Course Series: Mechanics of Metadata
This course focuses on the tools and technologies involved in metadata design. A significant benefit of metadata is that its flexibility for customization to the needs of the organization and the resource. This course provides the tools needed to design metadata to support the needs of users and collections. the Students will learn the tools of metadata design, beginning with the data model that abstracts the meaning and value of the collection, the registry, which formalizes the data model into workable metadata elements, to standardizing the values that populate metadata through ontology and vocabulary development. Students are also introduced to metadata expression, through the collaborative design of an XML schema and through use of XML and RDF to document metadata instances from the schema. The course concludes by discussing how to apply these tools to existing metadata schemas. At the end of the course, students will be able to effectively design metadata to support their community’s and institution’s information needs.
Metadata implementation applies the tools and principles of metadata design, as taught in the companion course, to evaluate and develop application profiles for metadata schemas in common use. Students will develop and test application profiles in XML and using an open source METS/MODS metadata creation tool, the Rutgers OpenWMS. METS, including administrative metadata (source, technical and rights) will be covered, as well as VRA Core, MODS, Darwin Core, and PBcore, to give students experience evaluating and implementing a range of metadata schemas. Application profiles will be developed using the WMS for a cultural heritage or a research data collection, of the student’s choosing. Adventurous students can elect to do both!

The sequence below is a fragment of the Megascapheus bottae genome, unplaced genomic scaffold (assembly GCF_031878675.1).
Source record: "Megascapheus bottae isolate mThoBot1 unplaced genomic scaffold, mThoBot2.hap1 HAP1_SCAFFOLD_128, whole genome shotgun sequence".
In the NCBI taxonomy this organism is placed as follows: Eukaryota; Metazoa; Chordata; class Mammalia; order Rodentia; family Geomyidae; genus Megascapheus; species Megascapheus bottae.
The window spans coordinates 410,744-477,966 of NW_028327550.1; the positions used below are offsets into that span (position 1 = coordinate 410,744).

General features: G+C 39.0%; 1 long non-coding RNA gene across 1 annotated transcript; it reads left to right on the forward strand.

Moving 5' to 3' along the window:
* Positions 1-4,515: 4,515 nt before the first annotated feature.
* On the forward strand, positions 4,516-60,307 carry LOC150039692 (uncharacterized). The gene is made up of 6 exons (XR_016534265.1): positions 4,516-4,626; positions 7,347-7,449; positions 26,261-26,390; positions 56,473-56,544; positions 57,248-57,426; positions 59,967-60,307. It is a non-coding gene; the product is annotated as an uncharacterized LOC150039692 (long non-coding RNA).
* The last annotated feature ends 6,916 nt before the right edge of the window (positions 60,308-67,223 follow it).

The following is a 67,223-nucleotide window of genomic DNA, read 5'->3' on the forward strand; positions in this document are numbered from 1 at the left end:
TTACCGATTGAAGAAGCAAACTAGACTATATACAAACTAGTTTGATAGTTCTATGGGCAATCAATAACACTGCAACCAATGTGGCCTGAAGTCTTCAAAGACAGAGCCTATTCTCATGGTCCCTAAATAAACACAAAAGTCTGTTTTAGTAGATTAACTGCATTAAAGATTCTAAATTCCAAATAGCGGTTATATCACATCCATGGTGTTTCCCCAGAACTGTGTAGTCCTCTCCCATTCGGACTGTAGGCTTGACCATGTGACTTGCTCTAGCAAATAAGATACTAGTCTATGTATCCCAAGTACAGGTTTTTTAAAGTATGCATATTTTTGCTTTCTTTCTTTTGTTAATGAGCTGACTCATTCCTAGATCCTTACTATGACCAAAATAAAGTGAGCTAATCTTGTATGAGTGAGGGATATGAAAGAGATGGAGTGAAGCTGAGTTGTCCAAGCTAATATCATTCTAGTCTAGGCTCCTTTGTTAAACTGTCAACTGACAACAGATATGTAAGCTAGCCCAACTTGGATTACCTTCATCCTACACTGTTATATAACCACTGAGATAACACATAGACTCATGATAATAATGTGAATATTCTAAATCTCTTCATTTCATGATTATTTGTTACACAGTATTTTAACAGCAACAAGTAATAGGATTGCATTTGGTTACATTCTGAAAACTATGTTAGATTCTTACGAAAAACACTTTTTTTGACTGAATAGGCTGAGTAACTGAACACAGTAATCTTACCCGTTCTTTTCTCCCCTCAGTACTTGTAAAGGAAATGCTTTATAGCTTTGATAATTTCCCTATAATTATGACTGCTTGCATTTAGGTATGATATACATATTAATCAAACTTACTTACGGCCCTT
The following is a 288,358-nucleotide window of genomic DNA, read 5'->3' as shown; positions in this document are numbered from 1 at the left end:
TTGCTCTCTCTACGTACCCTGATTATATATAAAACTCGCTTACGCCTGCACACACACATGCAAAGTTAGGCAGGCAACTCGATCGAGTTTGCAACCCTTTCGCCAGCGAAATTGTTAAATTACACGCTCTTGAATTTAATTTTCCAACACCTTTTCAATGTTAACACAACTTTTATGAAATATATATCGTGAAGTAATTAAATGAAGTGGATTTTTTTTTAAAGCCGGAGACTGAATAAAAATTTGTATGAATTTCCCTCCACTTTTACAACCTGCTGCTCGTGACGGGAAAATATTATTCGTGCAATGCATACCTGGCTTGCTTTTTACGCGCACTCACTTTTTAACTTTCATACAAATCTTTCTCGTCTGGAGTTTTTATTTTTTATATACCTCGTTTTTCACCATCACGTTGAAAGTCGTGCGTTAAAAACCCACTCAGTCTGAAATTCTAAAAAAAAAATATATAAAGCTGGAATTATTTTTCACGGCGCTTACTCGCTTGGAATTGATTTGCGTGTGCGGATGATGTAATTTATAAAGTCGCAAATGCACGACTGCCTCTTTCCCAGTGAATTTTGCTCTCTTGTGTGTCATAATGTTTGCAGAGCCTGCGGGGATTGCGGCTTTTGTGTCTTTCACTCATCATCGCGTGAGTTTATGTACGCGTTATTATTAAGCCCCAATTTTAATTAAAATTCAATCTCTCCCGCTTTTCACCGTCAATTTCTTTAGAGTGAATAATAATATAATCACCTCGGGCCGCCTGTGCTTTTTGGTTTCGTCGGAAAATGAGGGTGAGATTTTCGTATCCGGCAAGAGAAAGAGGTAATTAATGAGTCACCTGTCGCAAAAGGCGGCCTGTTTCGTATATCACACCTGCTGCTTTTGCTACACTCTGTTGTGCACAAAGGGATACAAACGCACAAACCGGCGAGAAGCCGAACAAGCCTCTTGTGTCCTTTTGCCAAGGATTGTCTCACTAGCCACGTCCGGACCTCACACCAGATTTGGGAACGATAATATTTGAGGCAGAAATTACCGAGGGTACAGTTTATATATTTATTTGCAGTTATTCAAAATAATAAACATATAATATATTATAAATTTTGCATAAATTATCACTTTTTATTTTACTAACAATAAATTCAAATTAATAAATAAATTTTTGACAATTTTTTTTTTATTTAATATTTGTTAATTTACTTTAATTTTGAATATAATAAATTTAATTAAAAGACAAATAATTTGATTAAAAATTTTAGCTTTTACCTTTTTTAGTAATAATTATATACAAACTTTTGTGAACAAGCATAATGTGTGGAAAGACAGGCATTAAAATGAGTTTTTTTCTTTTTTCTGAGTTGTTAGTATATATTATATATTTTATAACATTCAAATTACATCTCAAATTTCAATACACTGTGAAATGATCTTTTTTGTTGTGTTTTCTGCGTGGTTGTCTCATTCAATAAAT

At the end of both courses, students should be very comfortable with metadata and able to work independently as the metadata locus in their organization or effectively in teams to develop a flexible and useful metadata strategy for their organizations. The courses are recommended for anyone at any level of expertise with metadata. Weekly chat sessions encourage students to share experiences and questions with each other, to build a community that can persist beyond each course. The courses represent a reworking of the very popular Mechanics of Metadata to provide more depth of coverage and a more month-long realistic workload.
Grace Agnew is Associate University Librarian for Digital Library Systems at the Rutgers University Libraries. She has been an adjunct professor in the Library Information Science program at Rutgers University since 2005, where she developed and taught the course, Metadata for the Information Professional. She is co-author of Getting Mileage Out of Metadata (ALA, 1999) and Digital Rights Management: A Librarians’ Guide to Technology and Practice (Chandos Press, 2008). Interview with Grace Agnew